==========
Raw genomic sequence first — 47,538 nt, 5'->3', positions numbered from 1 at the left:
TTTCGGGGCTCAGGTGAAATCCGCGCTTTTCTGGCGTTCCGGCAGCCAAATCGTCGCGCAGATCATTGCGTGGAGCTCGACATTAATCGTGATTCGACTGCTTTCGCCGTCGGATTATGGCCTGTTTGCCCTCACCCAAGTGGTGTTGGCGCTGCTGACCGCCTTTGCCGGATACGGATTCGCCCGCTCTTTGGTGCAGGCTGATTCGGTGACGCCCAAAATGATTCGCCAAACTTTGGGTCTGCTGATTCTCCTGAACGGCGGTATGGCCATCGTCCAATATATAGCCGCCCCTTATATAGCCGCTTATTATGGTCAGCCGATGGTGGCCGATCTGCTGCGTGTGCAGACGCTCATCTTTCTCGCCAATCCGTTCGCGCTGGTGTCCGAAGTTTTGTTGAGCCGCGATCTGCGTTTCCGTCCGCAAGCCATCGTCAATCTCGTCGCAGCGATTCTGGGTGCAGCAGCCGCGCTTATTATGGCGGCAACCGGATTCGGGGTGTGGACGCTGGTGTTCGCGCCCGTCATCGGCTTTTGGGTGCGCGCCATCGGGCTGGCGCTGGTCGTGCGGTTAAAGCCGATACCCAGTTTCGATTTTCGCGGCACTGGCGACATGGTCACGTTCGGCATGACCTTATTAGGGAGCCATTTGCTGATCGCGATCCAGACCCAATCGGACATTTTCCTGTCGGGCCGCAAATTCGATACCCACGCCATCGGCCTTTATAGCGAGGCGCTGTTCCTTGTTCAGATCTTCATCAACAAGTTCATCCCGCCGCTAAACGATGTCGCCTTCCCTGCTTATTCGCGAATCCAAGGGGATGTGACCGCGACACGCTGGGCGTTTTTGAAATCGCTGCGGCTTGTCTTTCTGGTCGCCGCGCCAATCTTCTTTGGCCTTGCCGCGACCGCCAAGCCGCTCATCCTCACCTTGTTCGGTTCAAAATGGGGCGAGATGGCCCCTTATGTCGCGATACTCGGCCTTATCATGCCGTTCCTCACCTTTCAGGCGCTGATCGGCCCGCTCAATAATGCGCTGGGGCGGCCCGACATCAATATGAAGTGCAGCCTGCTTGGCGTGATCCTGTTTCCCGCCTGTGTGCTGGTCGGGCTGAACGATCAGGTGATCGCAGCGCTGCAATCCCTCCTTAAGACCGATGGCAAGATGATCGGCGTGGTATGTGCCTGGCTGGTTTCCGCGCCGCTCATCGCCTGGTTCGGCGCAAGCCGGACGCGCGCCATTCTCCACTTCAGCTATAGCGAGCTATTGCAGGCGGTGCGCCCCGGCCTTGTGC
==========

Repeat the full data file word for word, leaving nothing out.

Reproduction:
Raw genomic sequence first — 47,538 nt, 5'->3', positions numbered from 1 at the left:
TTTCGGGGCTCAGGTGAAATCCGCGCTTTTCTGGCGTTCCGGCAGCCAAATCGTCGCGCAGATCATTGCGTGGAGCTCGACATTAATCGTGATTCGACTGCTTTCGCCGTCGGATTATGGCCTGTTTGCCCTCACCCAAGTGGTGTTGGCGCTGCTGACCGCCTTTGCCGGATACGGATTCGCCCGCTCTTTGGTGCAGGCTGATTCGGTGACGCCCAAAATGATTCGCCAAACTTTGGGTCTGCTGATTCTCCTGAACGGCGGTATGGCCATCGTCCAATATATAGCCGCCCCTTATATAGCCGCTTATTATGGTCAGCCGATGGTGGCCGATCTGCTGCGTGTGCAGACGCTCATCTTTCTCGCCAATCCGTTCGCGCTGGTGTCCGAAGTTTTGTTGAGCCGCGATCTGCGTTTCCGTCCGCAAGCCATCGTCAATCTCGTCGCAGCGATTCTGGGTGCAGCAGCCGCGCTTATTATGGCGGCAACCGGATTCGGGGTGTGGACGCTGGTGTTCGCGCCCGTCATCGGCTTTTGGGTGCGCGCCATCGGGCTGGCGCTGGTCGTGCGGTTAAAGCCGATACCCAGTTTCGATTTTCGCGGCACTGGCGACATGGTCACGTTCGGCATGACCTTATTAGGGAGCCATTTGCTGATCGCGATCCAGACCCAATCGGACATTTTCCTGTCGGGCCGCAAATTCGATACCCACGCCATCGGCCTTTATAGCGAGGCGCTGTTCCTTGTTCAGATCTTCATCAACAAGTTCATCCCGCCGCTAAACGATGTCGCCTTCCCTGCTTATTCGCGAATCCAAGGGGATGTGACCGCGACACGCTGGGCGTTTTTGAAATCGCTGCGGCTTGTCTTTCTGGTCGCCGCGCCAATCTTCTTTGGCCTTGCCGCGACCGCCAAGCCGCTCATCCTCACCTTGTTCGGTTCAAAATGGGGCGAGATGGCCCCTTATGTCGCGATACTCGGCCTTATCATGCCGTTCCTCACCTTTCAGGCGCTGATCGGCCCGCTCAATAATGCGCTGGGGCGGCCCGACATCAATATGAAGTGCAGCCTGCTTGGCGTGATCCTGTTTCCCGCCTGTGTGCTGGTCGGGCTGAACGATCAGGTGATCGCAGCGCTGCAATCCCTCCTTAAGACCGATGGCAAGATGATCGGCGTGGTATGTGCCTGGCTGGTTTCCGCGCCGCTCATCGCCTGGTTCGGCGCAAGCCGGACGCGCGCCATTCTCCACTTCAGCTATAGCGAGCTATTGCAGGCGGTGCGCCCCGGCCTTGTGC